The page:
EP2399605A1 (en) 2005-02-23 2011-12-28 Genentech, Inc. Extending time to disease progression or survival in cancer patients
US20060188509A1 (en) * 2005-02-23 2006-08-24 Genentech, Inc. Extending time to disease progression or survival in cancer patients
US8691232B2 (en) 2005-02-23 2014-04-08 Genentech, Inc. Extending time to disease progression or survival in cancer patients
US20060204505A1 (en) * 2005-03-08 2006-09-14 Sliwkowski Mark X Methods for identifying tumors responsive to treatment with HER dimerization inhibitors (HDIs)
US8597654B2 (en) 2005-05-13 2013-12-03 Genentech, Inc. Adjuvant therapy with an anti-ERBB2 antibody conjugated to a maytansiniod
US8591897B2 (en) 2005-05-13 2013-11-26 Genentech, Inc. Anti-ERBB2 antibody adjuvant therapy
US7776331B1 (en) 2007-01-16 2010-08-17 Abbott Laboratories Methods of treating plaque psoriasis
US9051368B2 (en) 2007-01-16 2015-06-09 Abbvie, Inc. Methods for treating psoriasis by administering an antibody which binds an epitope of the p40 subunit of IL-12 and/or IL-23
EP2899541A1 (en) 2007-03-02 2015-07-29 Genentech, Inc. Predicting response to a HER dimerisation inhbitor based on low HER3 expression
US7981418B2 (en) * 2007-03-02 2011-07-19 Genentech, Inc. Predicting response to a HER inhibitor
US8940302B2 (en) 2007-03-02 2015-01-27 Genentech, Inc. Predicting response to a HER inhibitor
US8404819B2 (en) 2007-03-29 2013-03-26 Abbvie Inc. Crystalline anti-human IL-12 antibodies
US20080292642A1 (en) * 2007-03-29 2008-11-27 Borhani David W Crystalline anti-human IL-12 antibodies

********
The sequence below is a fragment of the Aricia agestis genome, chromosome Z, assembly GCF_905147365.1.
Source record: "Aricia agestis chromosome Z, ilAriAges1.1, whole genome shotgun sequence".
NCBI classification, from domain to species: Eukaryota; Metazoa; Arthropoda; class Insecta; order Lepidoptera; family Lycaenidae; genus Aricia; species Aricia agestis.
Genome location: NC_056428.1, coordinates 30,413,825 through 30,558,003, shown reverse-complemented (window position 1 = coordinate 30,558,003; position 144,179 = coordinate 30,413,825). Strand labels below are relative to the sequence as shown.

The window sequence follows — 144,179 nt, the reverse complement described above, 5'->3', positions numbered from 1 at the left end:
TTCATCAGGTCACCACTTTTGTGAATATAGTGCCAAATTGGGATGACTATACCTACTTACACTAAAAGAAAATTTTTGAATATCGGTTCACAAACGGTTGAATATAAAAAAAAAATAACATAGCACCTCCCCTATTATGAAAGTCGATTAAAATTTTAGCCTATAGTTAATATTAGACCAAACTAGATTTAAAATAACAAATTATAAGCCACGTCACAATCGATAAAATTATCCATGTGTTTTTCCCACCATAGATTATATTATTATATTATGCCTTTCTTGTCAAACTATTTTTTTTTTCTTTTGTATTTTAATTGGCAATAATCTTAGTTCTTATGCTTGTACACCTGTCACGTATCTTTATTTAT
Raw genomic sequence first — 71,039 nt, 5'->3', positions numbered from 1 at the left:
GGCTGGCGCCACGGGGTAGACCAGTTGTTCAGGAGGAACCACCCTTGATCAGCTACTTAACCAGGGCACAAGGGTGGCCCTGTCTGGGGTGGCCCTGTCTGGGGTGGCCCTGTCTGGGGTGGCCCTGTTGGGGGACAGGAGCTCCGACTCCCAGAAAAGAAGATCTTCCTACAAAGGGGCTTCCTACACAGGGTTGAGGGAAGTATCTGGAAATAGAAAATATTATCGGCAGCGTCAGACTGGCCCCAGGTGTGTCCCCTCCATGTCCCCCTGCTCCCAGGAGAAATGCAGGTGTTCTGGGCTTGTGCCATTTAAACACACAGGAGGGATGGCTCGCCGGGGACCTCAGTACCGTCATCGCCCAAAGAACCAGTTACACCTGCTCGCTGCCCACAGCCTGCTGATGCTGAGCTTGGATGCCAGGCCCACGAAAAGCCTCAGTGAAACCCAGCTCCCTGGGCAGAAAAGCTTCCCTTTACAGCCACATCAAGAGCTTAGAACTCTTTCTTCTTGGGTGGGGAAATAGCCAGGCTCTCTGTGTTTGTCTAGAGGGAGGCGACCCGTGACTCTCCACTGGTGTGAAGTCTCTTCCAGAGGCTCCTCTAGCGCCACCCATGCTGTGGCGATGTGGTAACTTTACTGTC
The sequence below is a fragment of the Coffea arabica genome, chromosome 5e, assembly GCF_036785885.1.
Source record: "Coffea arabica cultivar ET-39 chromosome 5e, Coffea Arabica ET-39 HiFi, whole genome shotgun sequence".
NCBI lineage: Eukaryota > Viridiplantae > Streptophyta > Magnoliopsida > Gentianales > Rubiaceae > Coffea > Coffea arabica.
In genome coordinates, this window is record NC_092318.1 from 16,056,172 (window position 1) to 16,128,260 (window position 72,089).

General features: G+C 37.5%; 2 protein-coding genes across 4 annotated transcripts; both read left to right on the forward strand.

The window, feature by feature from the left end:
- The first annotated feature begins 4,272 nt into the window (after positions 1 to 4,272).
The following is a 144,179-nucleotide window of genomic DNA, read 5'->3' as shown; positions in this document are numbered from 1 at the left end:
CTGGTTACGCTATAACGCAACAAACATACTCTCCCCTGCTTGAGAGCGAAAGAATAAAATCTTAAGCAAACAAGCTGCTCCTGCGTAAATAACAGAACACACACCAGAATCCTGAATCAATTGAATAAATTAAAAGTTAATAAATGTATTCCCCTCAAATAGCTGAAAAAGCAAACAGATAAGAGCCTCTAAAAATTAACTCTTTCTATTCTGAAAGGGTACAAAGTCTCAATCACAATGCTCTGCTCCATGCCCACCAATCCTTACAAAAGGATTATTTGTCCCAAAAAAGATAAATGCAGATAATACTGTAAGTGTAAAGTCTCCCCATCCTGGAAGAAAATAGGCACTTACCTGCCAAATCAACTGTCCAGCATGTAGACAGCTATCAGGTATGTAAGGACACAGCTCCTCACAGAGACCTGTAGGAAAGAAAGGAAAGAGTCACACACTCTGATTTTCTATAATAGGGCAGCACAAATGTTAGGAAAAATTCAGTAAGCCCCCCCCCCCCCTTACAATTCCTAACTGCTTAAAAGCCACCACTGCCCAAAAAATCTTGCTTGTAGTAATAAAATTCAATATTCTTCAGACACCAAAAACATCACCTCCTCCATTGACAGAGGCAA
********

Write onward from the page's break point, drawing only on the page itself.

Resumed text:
US8940873B2 (en) 2007-03-29 2015-01-27 Abbvie Inc. Crystalline anti-human IL-12 antibodies
US8168760B2 (en) 2007-03-29 2012-05-01 Abbott Laboratories Crystalline anti-human IL-12 antibodies
US9551033B2 (en) 2007-06-08 2017-01-24 Genentech, Inc. Gene expression markers of tumor resistance to HER2 inhibitor treatment
EP2592156A2 (en) 2007-06-08 2013-05-15 Genentech, Inc. Gene expression markers of tumor resistance to HER2 inhibitor treatment
US20100298156A1 (en) * 2007-06-08 2010-11-25 Si Tuen Lee-Hoeflich Gene expression markers of tumor resistance to her2 inhibitor treatment
US20110151454A1 (en) * 2007-06-08 2011-06-23 Si Tuen Lee-Hoeflich Gene expression markers of tumor resistance to HER2 inhibitor treatment
US8178092B2 (en) 2008-03-18 2012-05-15 Abbott Laboratories Methods of treating psoriasis by administration of antibodies to the p40 subunit of IL-12 and/or IL-23
US8945545B2 (en) 2008-03-18 2015-02-03 Abbvie Inc. Methods of treating psoriasis by administration of antibodies to the p40 subunit of IL-12 and/or IL-23
US20100028363A1 (en) * 2008-03-18 2010-02-04 Abbott Laboratories Methods for treating psoriasis
US20100172862A1 (en) * 2008-11-28 2010-07-08 Abbott Laboratories Stable antibody compositions and methods of stabilizing same
EP3088420A1 (en) 2009-03-20 2016-11-02 F. Hoffmann-La Roche AG Bispecific anti-her antibodies
WO2010108127A1 (en) 2009-03-20 2010-09-23 Genentech, Inc. Bispecific anti-her antibodies